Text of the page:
Okaw Veterinary Clinic

140 W. Sale
Tuscola, IL 61953

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Vegetarian Diets for Dogs - Good or Bad?

various brands of foodAs vegetarian and vegan lifestyles have grown in popularity for people, I am encountering more pets being fed these diets as well. One client asked me to write about if a vegetarian diet is best for a dog specifically. First, I want to define vegetarian versus vegan and omnivore so we have a common understanding.

Vegetarian is defined as consumption of a diet lacking any meat or product of a deceased animal. Therefore, a vegetarian may consume dairy, egg, as well as  nuts, legumes and plant product. A vegan is defined as consumption of only plant based product. No consumption or use of any animal based product living or not is allowed. So a vegan does not consume any egg, milk, or honey for example. An omnivore will eat other animals, animal product and vegetable matter. In the case of animals, wild dogs consume both the meat of a kill and the stomach contents which are often plant product thus being omnivores. When there is not a prey available foraging plant material is part of the diet.

How healthy is a vegetarian diet for a dog? When I am asked this question I need to have the vegetarian diet defined - is this one that has egg or milk product or is it plant only? The balance of necessary amino acids, vitamins and other agents is needed for health. What is the recipe? Is it created by a veterinary nutritionist? If this is a commercial diet is the after production analysis for nutrition performed? The AAFCO (American Association of Feed Control Officials) standards to do not require this, yet the major food manufacturers do this testing. Smaller companies test for contamination but not always digestibility, and levels of nutrient after production.

Is a vegetarian diet good or bad? Let's look at the dog's physical needs and how their digestive system has evolved. Dogs live in environments where they can hunt down prey. The sharp canine teeth are developed for biting and shredding, with molars that are not that well adapted for grinding plant material. When a group of dogs cooperates in hunt, they do not round up a plot of plant to eat. They round up animals, and eat the stomach contents that have the plant material partially digested, then the meat.  In the wild, a dog would eat only every few days. Every hunt is not successful. That is why dogs have a high drive to eat - the most desirable food was not readily available daily. So when a successful hunt happened, they needed to eat up or they would miss it. Occasional grazing of plant material certainly would happen, but this is not the primary diet for the dog.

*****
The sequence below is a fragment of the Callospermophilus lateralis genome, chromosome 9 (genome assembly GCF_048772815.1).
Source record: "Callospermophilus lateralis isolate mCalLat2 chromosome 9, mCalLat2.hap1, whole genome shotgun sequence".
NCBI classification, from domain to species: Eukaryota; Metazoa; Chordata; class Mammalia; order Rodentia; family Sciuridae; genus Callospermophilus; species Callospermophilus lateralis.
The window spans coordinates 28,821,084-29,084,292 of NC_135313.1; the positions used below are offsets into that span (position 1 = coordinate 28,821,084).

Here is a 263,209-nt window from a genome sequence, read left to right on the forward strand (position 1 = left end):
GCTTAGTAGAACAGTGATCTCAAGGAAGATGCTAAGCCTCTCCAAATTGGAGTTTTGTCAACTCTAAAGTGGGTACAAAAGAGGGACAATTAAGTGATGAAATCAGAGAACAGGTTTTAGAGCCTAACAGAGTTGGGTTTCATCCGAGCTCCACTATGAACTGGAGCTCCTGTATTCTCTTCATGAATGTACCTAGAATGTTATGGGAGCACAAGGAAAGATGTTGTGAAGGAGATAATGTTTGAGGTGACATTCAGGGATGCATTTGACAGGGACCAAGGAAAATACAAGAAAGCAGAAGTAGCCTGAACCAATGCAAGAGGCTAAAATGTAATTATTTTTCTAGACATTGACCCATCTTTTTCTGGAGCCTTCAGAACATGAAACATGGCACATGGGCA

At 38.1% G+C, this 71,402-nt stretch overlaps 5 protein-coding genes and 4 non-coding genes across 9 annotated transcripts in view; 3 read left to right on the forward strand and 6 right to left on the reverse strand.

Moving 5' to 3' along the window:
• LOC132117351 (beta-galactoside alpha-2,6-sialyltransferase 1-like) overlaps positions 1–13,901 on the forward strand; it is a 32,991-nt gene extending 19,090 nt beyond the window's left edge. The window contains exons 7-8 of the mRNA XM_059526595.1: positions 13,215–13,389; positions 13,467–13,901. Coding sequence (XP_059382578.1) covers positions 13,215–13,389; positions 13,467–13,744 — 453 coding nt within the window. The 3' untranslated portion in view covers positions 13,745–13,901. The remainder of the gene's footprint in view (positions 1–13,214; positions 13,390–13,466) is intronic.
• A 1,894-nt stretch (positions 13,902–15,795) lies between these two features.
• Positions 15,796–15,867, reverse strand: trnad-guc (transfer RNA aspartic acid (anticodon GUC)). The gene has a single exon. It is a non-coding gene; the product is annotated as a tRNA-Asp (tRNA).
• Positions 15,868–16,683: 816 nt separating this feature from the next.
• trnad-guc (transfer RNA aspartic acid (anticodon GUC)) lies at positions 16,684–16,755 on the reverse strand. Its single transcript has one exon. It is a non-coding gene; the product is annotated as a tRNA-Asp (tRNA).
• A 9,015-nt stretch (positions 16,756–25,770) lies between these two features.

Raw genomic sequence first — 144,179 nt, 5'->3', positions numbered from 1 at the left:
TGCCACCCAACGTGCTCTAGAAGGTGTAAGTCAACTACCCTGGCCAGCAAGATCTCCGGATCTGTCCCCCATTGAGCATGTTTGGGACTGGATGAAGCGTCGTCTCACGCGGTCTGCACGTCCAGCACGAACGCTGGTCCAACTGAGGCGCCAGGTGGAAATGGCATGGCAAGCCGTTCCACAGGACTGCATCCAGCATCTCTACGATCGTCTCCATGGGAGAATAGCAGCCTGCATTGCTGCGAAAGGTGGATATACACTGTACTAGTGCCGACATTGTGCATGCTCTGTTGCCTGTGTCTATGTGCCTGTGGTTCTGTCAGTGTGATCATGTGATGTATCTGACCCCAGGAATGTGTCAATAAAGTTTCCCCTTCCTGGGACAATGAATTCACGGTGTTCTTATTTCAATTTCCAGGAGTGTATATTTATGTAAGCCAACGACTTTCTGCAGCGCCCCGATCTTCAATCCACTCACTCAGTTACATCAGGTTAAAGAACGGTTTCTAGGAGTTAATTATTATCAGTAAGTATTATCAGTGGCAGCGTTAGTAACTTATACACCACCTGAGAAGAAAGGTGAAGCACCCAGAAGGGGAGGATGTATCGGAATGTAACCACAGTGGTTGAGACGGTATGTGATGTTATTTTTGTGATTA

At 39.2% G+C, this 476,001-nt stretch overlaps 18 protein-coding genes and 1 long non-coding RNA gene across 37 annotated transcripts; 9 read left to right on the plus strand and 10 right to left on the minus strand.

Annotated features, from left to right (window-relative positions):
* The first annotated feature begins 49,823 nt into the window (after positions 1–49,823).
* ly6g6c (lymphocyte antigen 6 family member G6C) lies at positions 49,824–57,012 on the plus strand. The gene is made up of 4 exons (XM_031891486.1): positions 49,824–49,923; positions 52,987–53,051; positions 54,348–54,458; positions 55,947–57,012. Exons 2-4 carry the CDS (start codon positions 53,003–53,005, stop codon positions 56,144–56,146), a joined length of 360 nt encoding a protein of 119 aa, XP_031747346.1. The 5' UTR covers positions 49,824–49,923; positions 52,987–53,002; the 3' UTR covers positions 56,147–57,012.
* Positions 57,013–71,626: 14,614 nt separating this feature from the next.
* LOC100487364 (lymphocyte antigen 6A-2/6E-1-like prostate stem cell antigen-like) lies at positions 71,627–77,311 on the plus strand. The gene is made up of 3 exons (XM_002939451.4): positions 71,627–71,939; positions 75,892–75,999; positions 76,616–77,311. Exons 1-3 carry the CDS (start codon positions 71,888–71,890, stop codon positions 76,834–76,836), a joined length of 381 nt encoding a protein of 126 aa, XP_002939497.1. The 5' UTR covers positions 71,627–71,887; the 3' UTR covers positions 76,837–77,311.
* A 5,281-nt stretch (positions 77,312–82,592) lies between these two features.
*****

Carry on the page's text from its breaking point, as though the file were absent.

So in our modern age, is there a problem with feeding a dog a vegetarian diet? As a veterinarian, I am educated in animal nutrition, and am required to continue my education in nutrition and medicine. Over the years we know much more about the importance of needed nutrients often by the mistakes pet owners make in getting away from commercial diets.  In short, when people over supplement calcium to puppies we saw a worsening of hip dysplasia in the large breed dogs. When dogs and cats are fed primarily vegetable based diets, they lack taurine and have resulting heart disease. There can be balanced vegetable based diets, but one must have a recipe developed by a veterinary nutritionist for the health needs of this pet. Unfortunately, many people run out of a supplement or needed ingredient  with health problems resulting. 

Commercially made vegetarian diets exist. The standards of the AAFCO standards need to be met, but that is not always a guarantee of the finished products quality. The standards apply to measurements, and recipe pre production, post production analysis is not required. The large pet food manufactures - Purina, Hills, Kal Kan, and Iams do analyze post production. They are also the leading research companies in nutrition. The pet food industry is a multibillion dollar industry. While a name, or appealing words may lead you to think this is a good product, it is the scientific evaluation that is on the technical level that will really decide this. In general, most vegetarian diets lack what a dog needs for a healthy life.

For a person who has embraced a vegetarian or vegan lifestyle, remember you are a different species than a dog or cat. Your evolution to eat a vegetable diet is based upon the evolution of many humans living as gatherers as well as hunters. If your choice is a moral decision to not consume meat, do not put this on your pets. They have physical needs that are different from yours. There may be a healthy way to provide a diet for your pet that will not cause harm but before you make this choice for your pet be sure to discuss this with a veterinarian. I have seen the sad outcome of heart failure, blindness, and chronic disease in pets fed vegan and homemade vegetarian diets. Remember this is an animal first, not an extension of yourself.